Challenging year for interims

3 February 2009

03 February 2009 | Paul Snell

The market for interim managers in procurement has slowed over the past few months as companies put projects on the back burner.

But recruiters expect the market to pick-up soon as companies can no longer delay necessary projects.

"2009 is going to be a challenging year in many ways and while the need for procurement interims is still likely to continue, it is going to be a competitive market. For the first time in a long while, organisations will have much more choice," said Emma Crichton, business manager at Capita Interim Management.

"The market has slowed down in the past few months. The number of jobs is down, but pockets of the market are recruiting," added Julie Anderson, head of interim at Purcon. Both added that there were still opportunities for interims, in particular in the local government and public health sectors.

Most recruiters agreed candidates would face a competitive market. "Good interims are in demand, but they need to prove their delivery and flexibility," said Giles Sinclair, interim resource director at CIPS-GPA.

"Candidates are becoming more flexible in terms of rates, because there are seven or eight people in competition for each role," said Matt McInerney, procurement recruiter at The Interim Register. He added he had seen day rates fall to an average of £750, although some interims are still able to demand far higher prices.

And according to Steven Deverill, consultant at Langley Search and Selection, competition means companies can be more selective about candidates: "Before they were looking for 80-85 per cent of the job specification, now they can look for 100 per cent."

But all recruiters were optimistic about the prospects for the market in the upcoming months. "First to recover will be the interim market", said Deverill. "When projects are on hold, the pressure builds. We can expect a sharp increase in projects out there in quarter two."

The market for interim managers in procurement has slowed over the past few months as companies put projects on the back burner.

But recruiters expect the market to pick-up soon as companies can no longer delay necessary projects.

"2009 is going to be a challenging year in many ways and while the need for procurement interims is still likely to continue, it is going to be a competitive market. For the first time in a long while, organisations will have much more choice," said Emma Crichton, business manager at Capita Interim Management.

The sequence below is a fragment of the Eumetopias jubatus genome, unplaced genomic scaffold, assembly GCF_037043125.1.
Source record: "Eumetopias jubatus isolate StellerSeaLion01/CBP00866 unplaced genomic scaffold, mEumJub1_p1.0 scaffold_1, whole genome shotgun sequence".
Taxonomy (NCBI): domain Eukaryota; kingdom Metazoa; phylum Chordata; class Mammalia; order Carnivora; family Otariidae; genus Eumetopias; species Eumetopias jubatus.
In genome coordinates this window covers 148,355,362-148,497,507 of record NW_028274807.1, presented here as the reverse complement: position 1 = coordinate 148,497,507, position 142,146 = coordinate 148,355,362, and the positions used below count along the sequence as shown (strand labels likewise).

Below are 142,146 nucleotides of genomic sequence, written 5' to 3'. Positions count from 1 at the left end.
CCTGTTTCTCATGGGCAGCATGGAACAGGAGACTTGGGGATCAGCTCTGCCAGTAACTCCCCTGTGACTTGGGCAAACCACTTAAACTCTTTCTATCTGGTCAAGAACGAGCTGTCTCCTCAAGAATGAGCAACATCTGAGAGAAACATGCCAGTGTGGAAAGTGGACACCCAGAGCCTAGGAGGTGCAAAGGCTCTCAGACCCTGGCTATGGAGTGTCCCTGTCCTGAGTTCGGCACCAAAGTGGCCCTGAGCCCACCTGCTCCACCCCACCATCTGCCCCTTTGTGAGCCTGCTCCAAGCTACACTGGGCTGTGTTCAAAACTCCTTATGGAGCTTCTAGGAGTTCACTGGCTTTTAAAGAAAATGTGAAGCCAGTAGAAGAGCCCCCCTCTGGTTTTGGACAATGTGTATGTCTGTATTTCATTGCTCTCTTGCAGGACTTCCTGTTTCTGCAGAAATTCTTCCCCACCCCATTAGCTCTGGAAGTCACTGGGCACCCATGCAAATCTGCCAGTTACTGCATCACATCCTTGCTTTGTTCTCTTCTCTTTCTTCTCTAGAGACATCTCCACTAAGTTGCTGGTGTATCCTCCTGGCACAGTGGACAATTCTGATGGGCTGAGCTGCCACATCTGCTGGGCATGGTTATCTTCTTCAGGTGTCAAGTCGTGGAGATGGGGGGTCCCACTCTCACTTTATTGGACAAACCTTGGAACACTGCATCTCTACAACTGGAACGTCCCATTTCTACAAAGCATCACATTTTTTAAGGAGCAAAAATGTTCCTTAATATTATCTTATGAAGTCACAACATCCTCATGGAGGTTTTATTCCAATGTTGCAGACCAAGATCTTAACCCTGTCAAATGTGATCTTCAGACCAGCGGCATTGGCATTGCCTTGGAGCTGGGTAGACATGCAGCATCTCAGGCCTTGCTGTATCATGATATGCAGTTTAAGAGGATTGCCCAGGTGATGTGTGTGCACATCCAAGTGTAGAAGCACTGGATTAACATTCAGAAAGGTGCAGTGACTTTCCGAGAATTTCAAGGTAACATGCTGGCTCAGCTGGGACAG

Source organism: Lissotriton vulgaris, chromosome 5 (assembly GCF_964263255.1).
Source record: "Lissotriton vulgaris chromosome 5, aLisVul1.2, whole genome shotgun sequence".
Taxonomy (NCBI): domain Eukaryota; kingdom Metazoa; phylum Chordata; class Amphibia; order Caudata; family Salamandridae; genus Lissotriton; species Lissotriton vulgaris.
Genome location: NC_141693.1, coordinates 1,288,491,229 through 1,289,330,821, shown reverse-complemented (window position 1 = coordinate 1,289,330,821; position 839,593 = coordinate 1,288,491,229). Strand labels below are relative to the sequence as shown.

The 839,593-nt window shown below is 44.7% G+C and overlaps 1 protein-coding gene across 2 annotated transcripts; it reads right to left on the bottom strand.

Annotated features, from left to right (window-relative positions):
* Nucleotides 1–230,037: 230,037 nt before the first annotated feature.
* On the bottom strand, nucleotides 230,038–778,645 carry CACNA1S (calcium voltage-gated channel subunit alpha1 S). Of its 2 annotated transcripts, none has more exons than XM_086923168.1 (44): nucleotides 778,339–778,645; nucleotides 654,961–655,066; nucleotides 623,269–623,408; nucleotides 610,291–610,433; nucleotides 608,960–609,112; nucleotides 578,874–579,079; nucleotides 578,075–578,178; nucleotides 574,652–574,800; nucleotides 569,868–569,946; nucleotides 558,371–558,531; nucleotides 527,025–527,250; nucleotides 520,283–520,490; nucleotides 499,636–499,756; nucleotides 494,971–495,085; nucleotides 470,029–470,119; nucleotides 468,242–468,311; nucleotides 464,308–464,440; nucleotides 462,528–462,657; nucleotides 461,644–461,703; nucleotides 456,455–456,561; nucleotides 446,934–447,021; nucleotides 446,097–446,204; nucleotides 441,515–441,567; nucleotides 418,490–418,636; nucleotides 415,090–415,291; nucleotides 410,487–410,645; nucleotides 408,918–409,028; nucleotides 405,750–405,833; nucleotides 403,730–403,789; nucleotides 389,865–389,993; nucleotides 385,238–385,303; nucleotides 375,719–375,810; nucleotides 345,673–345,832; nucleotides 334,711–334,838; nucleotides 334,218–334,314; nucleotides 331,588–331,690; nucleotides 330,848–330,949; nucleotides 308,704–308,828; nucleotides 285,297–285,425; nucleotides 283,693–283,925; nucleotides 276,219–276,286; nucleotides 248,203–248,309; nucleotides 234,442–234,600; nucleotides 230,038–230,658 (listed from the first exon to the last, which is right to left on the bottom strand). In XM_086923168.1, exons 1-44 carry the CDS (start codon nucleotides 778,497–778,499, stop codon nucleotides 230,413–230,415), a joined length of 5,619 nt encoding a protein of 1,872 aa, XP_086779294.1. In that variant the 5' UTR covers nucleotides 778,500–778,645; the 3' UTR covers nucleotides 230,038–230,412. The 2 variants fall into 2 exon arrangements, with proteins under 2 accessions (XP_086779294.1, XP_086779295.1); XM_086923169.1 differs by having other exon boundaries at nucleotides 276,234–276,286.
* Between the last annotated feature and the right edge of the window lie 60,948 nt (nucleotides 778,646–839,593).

"The market has slowed down in the past few months. The number of jobs is down, but pockets of the market are recruiting," added Julie Anderson, head of interim at Purcon.Both added that there were still opportunities for interims, in particular in the local government and public health sectors.

Most recruiters agreed candidates would face a competitive market. "Good interims are in demand, but they need to prove their delivery and flexibility," said Giles Sinclair, interim resource director at CIPS-GPA.

"Candidates are becoming more flexible in terms of rates, because there are seven or eight people in competition for each role," said Matt McInerney, procurement recruiter at The Interim Register.He added he had seen day rates fall to an average of £750, although some interims are still able to demand far higher prices.

And according to Steven Deverill, consultant at Langley Search and Selection, competition means companies can be more selective about candidates: "Before they were looking for 80-85 per cent of the job specification, now they can look for 100 per cent."

But all recruiters were optimistic about the prospects for the market in the upcoming months.

"First to recover will be the interim market", said Deverill. "When projects are on hold, the pressure builds. We can expect a sharp increase in projects out there in quarter two."

SMfeb2009

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